Ti’Ian Boler is known for her skills with a basketball.
The Meridian Star Premier Preps athlete averaged a double-double for Meridian High School last season and helped her team reach the third round of the MHSAA Class 6A postseason.
But before basketball season begins, Boler spends her time as a prominent member of Meridian’s volleyball team.
The 6-foot senior outside hitter said she likes spiking the ball.
“I’m a hitter, and when I hit the ball and I smack it down, it feels really good,” she said.
The Lady Wildcats volleyball team has been a part of the school’s athletics since 1998. Jamie Buxton was a player on that inaugural team and came back to the program in 2002 to help coach, taking over as head coach in 2010.
She described the first couple of years as “rocky,” as her early varsity teams were still learning the basics of the game, having never played it previously. Now, the sport has grown at Meridian to include a junior varsity and middle school school team.
Buxton said she visits the middle schools in attempting to get more participation.
“A lot of is just trying to get it out to the community that we actually have volleyball in Meridian,” Buxton said.
While several of her players are multi-sport athletes like Boler, she said volleyball is the only sport for many others. The game can be an outlet for those who struggle at other activities.
“They came in and found their niche here,” she said. “It’s really more about mental capabilities than it is about athleticism.”
Senior captain Ta’Dashia Flowers, unaware there was a volleyball team, got her introduction to the sport in sixth grade when she attended the high school team’s senior night game and decided to try out the next year. When she did, she said she didn’t think she stood much of a chance of making the roster.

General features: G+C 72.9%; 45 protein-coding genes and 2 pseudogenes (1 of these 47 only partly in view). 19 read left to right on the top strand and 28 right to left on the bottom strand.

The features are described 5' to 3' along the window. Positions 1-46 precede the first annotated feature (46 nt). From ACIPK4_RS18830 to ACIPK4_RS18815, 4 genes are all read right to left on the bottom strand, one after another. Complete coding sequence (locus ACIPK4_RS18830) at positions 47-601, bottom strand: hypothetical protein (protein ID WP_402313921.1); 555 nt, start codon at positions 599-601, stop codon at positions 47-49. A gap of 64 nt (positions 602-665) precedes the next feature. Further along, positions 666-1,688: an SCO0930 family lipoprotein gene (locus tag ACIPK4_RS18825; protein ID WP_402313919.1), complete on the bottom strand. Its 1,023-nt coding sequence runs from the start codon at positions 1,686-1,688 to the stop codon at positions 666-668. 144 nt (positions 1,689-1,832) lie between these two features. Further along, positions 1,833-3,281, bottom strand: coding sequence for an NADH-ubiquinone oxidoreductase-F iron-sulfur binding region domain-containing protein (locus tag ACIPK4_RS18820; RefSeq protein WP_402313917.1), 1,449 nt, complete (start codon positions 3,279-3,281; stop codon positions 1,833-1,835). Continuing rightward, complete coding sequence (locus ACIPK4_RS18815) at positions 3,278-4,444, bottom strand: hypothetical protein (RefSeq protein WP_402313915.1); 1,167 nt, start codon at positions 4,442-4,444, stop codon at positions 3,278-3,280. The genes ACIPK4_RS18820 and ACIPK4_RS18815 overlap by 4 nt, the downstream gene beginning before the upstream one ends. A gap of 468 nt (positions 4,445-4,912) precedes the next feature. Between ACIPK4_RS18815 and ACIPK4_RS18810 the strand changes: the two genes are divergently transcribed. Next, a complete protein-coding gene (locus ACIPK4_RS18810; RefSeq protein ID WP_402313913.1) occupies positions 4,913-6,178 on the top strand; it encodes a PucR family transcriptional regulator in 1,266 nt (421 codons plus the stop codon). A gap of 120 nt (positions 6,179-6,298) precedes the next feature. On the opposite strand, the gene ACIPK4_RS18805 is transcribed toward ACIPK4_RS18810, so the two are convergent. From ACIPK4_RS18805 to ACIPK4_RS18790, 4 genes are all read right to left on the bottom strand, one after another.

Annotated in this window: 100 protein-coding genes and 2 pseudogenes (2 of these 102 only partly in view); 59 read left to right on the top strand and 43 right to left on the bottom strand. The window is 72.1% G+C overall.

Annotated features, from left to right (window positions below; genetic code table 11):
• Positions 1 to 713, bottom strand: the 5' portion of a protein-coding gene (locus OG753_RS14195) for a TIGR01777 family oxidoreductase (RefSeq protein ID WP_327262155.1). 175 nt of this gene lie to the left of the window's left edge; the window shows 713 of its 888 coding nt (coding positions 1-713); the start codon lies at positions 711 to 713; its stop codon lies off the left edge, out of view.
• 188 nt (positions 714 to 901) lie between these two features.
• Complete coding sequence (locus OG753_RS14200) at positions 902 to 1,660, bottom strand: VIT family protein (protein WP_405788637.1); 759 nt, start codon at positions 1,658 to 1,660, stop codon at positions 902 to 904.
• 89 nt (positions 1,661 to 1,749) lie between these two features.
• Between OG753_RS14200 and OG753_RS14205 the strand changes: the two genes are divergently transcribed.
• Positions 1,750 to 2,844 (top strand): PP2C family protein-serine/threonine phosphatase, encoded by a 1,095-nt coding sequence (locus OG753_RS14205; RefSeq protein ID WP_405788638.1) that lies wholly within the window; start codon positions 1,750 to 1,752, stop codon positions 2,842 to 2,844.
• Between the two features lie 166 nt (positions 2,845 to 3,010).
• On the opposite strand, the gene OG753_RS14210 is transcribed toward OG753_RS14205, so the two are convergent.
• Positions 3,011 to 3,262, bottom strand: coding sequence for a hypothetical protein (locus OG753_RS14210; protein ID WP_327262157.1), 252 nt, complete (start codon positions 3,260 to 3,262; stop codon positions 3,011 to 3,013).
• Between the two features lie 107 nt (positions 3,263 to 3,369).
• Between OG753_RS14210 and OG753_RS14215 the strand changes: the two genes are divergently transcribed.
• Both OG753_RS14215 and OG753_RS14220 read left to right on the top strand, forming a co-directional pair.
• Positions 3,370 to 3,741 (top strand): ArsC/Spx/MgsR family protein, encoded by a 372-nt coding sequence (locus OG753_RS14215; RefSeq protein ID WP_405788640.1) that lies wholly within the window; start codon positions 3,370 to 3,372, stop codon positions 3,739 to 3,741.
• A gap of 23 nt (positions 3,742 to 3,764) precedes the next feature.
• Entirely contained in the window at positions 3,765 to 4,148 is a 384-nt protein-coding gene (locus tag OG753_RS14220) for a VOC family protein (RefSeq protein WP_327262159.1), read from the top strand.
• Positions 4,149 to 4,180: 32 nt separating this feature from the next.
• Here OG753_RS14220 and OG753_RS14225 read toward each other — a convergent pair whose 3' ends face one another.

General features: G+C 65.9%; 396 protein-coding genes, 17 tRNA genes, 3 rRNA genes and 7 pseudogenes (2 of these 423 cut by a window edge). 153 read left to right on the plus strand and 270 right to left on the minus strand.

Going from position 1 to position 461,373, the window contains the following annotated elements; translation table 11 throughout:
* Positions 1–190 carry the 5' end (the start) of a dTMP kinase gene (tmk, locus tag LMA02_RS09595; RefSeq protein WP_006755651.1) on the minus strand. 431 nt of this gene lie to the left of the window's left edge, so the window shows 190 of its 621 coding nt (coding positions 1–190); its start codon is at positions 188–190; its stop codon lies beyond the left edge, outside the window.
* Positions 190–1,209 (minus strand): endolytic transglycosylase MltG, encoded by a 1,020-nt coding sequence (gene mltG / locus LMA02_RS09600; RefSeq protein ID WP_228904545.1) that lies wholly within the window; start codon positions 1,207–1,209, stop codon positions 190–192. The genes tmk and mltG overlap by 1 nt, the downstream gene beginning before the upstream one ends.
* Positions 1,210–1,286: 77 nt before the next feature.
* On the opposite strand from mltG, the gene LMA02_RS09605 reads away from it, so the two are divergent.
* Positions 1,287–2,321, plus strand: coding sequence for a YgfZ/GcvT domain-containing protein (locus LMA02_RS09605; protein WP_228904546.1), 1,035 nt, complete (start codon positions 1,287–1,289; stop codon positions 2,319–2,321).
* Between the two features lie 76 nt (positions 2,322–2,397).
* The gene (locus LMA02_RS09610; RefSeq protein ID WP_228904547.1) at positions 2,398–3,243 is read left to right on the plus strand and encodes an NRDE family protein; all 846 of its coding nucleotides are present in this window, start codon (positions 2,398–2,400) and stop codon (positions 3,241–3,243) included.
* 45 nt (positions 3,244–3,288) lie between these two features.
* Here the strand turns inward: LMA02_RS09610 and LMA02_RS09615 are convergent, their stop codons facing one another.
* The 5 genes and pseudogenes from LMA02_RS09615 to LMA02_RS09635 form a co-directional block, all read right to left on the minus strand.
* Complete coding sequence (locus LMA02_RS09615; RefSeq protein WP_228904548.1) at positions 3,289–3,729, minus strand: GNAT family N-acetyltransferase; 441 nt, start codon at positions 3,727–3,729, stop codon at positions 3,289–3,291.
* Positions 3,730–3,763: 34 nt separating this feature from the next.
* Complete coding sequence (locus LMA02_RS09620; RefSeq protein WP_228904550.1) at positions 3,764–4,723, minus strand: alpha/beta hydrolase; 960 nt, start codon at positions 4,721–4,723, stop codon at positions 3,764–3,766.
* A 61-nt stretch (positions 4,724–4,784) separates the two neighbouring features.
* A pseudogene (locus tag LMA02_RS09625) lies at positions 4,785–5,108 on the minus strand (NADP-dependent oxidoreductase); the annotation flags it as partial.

“I noticed I was the shortest one out there so I didn’t think I was going to make it,” Flowers said. “But I was like, ‘I’m just going to hustle really hard.’”
The day she decided to try cheerleading instead, she learned she made the team.
Four years later and she’s the starting setter/defensive specialist on the varsity squad. At 5-foot-1, she said she uses her speed to get to the ball. Usually placed on the second and back line, she often gets rotated to the front, which she said throws off opponents and potential blockers.
“I’ve only been blocked one time since seventh grade,” she said. “They don’t think I’m going to hit, but that works in my advantage because they don’t try to block me.”
What Flowers enjoys about the game is how one player’s attitude affects the rest. She said with so much communication among teammates, they need to stay positive during a match.
“If something happens, if you miss a ball, you can’t sit there and dwell on it because if you do that, you’re whole team will suffer from it,” she said. “You have to pick each other up.”
As a setter, much of her responsibilities is feeding the ball to Boler for her to spike it onto the opposition’s floor, called a kill. At 6 feet tall, Boler said her skills in the sport transfer to basketball.
“I jump so high for volleyball and we do a lot of footwork (drills), that carries onto the (basketball) court with rebounds, shooting and blocking shots,” she said.
Buxton said having a confident team that treats one another like family will make the Lady Wildcats play better and be more successful.
“Every year I want to be competitive,” Buxton said. “I don’t care if I’m starting from scratch. I want people to say ‘Dang, Meridian really has some fire.’”
Buxton said having two players like Flowers and Boler who are talented and know the game well enough to teach it helps the program.
“Sometimes you get girls who just want to better themselves. They don’t want to help anybody else,” Buxton said. “But any time I ask those two, they’re always eager and willing to help me grow the next set of girls.”
Meridian uses the same gym as the basketball teams. Buxton said scheduling court times with each other won’t be an issue come October as the the other coaches, and the school, understand her importance to the volleyball program.
“Because they know me, and know how passionate I am about it, they respect what I do,” Buxton said.
Meridian opens its season Aug. 13 against Quitman at home.